"available in male, female or child sizes and any skin colour" Red Beau Mannequins
“available in male, female or child sizes and any skin colour”
Red Beau Mannequins

Fig. 15 Guildford – 1/125 at f/11, ISO 320 – Similar Colours

All the colours are from the quadrant of pink through to yellow and are therefore harmonious. I wanted the photo of the child to tower over the two mannequins which might have been selected to offer ethnic diversity. The old houses opposite create a neutral backdrop.

"models are there to look like mannequins not real people" Grace Jones
“models are there to look like mannequins not real people”
Grace Jones

Fig. 16 Pescara – 1/125 at f/11, ISO 11,000 – Similar Colours

This nearly monochrome image works very well for me. If it is possible to have multiple punctums  there could be two here with the group sitting at the street cafe to the left and the ice cream tricycle to the right and the way that both are framed by the model. I very consciously framed the model to exclude her face as I wanted to reduce her human presence to reflect the idea that a large black and white photograph is probably the cheapest mannequin you can buy so her role is as a mannequin not a woman.

Photography Notes

The subject matter and my approach posed a number of technical challenges. It was essential to use deep DoF to bring out the detail in all the available layers and typically I was photographing from a light place into a dark place through glass and reflections. On the rare occasions when there was a little more light, I under-exposed by 1/3 of a stop to help saturate the colours. The combined result was an exercise in low light photography and I was regularly using high ISOs to get the result I wanted. This doesn’t over-concern me as the images still work at 10 x 8 and whilst a few are grainy this might increase the mystery of the layers. I have post processed to maximise contrast and saturation either by using curves in Photoshop or pro-contrast in Color Efex Pro 4, but I didn’t want the images to look “over-processed” and hope my changes were within the realms of a “light touch”.

I looked at photos of reflections taken by Magnum photographers (here) and this taught me a lot about angles and on how to photograph through glass. I had no wish to include myself in any pictures so straight on (90 degrees) was usually a poor option, 45 degrees or less worked well but very few shots were successful when the “real” street as opposed to the “reflected” street came into the frame. Framing was often quite time consuming as I had to train my eyes to see all the layers at once and frame to combine the shop interiors and the exteriors effectively.

The best results were on days when it was bright enough to have a reasonable difference in the strength of light between the sunnier and shadier sides of the street. The best reflections were obviously achieved looking at the reflections of the sunny side in windows of the shady side. However, on one shoot in Italy the sun was so bright the contrast became too great and very few of the pictures worked (fig. 08 above is one of the few that I think did). Some of best layering effects came when the day was dull and the shop lights started to play a role. I undertook one shoot in an indoor shopping centre in Pescara Nord but there tended to be brighter lights in the shop windows than in the aisles and the reflections were minimal.

I have strayed some distance from the brief both in terms of not varying the subject matter, not creating movement diagrams and not using filters. In my opinion none of these ideas would have added value to what I was trying to achieve but I look forward to hearing my tutor’s views on the matter.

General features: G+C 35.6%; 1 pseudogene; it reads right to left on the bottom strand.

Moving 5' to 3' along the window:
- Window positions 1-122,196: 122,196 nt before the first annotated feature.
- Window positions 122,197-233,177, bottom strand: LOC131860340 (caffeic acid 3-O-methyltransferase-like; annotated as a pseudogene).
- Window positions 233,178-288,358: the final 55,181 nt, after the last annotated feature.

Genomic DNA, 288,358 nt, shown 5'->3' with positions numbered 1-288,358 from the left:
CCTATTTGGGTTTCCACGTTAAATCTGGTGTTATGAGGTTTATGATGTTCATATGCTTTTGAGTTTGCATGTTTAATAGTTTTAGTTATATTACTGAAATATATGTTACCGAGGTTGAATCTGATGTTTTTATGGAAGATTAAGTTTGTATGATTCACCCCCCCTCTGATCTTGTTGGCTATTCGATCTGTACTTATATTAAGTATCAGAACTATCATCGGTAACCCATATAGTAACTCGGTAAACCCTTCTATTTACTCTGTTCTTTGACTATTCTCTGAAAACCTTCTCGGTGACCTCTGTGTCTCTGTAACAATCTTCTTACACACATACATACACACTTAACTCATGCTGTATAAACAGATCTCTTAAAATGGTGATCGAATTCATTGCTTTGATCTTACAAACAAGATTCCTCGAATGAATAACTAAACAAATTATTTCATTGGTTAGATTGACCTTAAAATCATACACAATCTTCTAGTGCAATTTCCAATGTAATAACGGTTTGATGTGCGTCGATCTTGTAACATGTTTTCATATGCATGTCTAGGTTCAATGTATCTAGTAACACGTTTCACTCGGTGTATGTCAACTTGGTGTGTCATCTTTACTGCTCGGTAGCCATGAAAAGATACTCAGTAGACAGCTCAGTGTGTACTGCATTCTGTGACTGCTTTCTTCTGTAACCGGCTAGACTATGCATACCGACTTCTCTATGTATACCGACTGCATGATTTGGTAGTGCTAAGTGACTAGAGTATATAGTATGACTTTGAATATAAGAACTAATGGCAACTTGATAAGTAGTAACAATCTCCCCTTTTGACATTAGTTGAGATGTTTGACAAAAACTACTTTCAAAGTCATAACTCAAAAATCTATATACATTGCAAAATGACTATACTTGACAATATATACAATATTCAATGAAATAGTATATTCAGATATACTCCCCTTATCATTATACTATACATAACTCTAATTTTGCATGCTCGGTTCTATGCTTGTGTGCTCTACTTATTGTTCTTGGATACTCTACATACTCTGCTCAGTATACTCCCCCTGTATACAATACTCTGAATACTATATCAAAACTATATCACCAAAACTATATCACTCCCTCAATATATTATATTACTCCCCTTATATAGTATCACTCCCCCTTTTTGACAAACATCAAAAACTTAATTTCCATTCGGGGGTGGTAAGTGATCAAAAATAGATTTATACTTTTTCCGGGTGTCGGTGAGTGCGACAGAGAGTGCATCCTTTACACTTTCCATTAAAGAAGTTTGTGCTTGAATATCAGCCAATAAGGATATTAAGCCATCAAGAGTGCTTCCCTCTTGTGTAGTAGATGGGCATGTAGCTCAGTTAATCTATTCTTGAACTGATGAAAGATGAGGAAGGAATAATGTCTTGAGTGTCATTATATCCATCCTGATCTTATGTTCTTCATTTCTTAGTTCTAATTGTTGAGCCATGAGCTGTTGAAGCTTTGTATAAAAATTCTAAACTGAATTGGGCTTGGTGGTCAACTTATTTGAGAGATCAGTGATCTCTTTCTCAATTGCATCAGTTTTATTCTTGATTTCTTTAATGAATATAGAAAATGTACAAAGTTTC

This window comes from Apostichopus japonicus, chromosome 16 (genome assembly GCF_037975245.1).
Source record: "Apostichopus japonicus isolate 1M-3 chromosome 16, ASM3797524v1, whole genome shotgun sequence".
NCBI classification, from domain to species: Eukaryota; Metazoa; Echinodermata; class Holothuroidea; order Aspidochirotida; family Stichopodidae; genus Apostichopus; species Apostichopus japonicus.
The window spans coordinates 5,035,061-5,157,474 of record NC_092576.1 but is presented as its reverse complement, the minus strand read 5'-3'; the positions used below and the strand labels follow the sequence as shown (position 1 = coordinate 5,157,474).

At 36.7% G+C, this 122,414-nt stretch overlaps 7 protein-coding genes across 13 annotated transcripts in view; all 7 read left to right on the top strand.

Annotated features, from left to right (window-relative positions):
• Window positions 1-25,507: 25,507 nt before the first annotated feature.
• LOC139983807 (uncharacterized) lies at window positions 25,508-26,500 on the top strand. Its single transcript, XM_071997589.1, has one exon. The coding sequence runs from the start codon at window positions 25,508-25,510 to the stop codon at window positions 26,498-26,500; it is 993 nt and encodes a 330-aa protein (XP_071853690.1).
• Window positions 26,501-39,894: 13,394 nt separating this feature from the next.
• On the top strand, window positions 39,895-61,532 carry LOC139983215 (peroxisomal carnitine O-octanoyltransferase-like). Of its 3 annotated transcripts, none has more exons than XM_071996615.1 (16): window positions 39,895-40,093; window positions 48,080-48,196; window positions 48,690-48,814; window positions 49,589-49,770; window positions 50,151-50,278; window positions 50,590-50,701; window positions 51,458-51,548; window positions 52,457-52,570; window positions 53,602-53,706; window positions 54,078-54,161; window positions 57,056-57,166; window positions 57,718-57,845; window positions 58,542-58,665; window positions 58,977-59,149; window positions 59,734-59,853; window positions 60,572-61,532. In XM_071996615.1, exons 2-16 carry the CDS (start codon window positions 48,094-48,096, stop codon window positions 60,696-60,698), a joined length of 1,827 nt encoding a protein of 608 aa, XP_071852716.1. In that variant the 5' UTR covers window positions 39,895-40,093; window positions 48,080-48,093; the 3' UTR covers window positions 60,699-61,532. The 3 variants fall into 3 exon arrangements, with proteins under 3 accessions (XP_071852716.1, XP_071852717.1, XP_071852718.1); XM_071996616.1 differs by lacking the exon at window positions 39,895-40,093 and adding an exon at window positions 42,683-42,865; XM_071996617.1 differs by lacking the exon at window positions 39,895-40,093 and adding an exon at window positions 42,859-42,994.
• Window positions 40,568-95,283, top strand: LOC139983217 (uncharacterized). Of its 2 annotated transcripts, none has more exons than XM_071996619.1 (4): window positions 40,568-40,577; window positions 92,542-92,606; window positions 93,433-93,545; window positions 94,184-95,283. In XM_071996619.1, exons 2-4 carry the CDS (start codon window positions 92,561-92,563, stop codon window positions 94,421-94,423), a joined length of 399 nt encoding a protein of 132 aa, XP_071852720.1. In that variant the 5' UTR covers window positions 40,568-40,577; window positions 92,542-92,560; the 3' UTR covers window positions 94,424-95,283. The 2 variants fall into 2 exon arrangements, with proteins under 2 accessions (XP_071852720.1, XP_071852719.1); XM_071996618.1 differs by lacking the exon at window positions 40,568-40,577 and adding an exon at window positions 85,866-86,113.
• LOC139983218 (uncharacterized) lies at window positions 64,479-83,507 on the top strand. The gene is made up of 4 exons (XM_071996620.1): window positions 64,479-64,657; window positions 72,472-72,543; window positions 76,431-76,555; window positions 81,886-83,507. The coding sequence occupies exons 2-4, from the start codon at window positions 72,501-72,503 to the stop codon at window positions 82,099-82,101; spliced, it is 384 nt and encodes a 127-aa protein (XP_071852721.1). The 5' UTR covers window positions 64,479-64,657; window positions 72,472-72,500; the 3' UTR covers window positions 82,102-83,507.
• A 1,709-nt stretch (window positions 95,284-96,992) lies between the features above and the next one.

Links to Blog Posts for the Development of Assignment 3

Planning Assignment 3 with Tony Ray-Jones & Martin Parr

Developing Assignment 3

Evolving Assignment 3 – Mannequins

Researching Assignment 3 – Practitioners

Test Shots and More Thoughts for Assignment 3

Steal Like an Artist

Assignment 3 Contact Sheets

Sources

Photographer sources are detailed under each of the blog posts listed above. The following are a list of internet sources that I researched to provide background to the text.

Academia.edu – Fashion Industry and Media Today: The Negative Impact on Society by Ali Malik Al-Azzawi – www.academia.edu/1172572/Fashion_Industry_and_Media_Today_The_Negative_Impact_on_Society

The Daily Record – Damaging effect catwalk models are having on young women – www.dailyrecord.co.uk/lifestyle/fashion-beauty/damaging-effect-catwalk-models-having-1729385

Greenpeace International – Dirty Laundry: Unravelling the corporate connections to toxic water pollution in China – www.greenpeace.org/international/en/publications/reports/dirty-laundry/

Ecologist – Fashion’s Impact on the Earth by Safia Minney – www.theecologist.org/green_green_living/clothing/1055961/safia_minney_fashions_impact_on_the_earth.html

Mannequin Madness – The Mannequin Mystique by Emily and Per Ola dAulaire – mannequinmadness.wordpress.com/the-history-of-mannequin/

Not Just a Label – The Slow Fashion Movement: reversing environmental damage by Maureen Dickson, Carlotta Cataldi & Crystal Grover – www.notjustalabel.com/editorial/the_slow_fashion_movement

The Guardian – Britain’s rag trade revival – www.theguardian.com/fashion/2014/feb/15/britains-rag-trade-revival-marks-and-spencer

The Guardian – Britain’s fashion industry now worth nearly £21bn a year, report reveals by Imogen Fox – www.theguardian.com/lifeandstyle/2010/sep/15/british-fashion-industry-report-business

The Guardian – To Die For: Is fashion wearing out the World? by Lucy Siegle – book review – www.theguardian.com/books/2011/jun/12/to-die-for-lucy-siegle-review

Unicef – Child protection from violence, exploitation and abuse – www.unicef.org/protection/57929_55452.html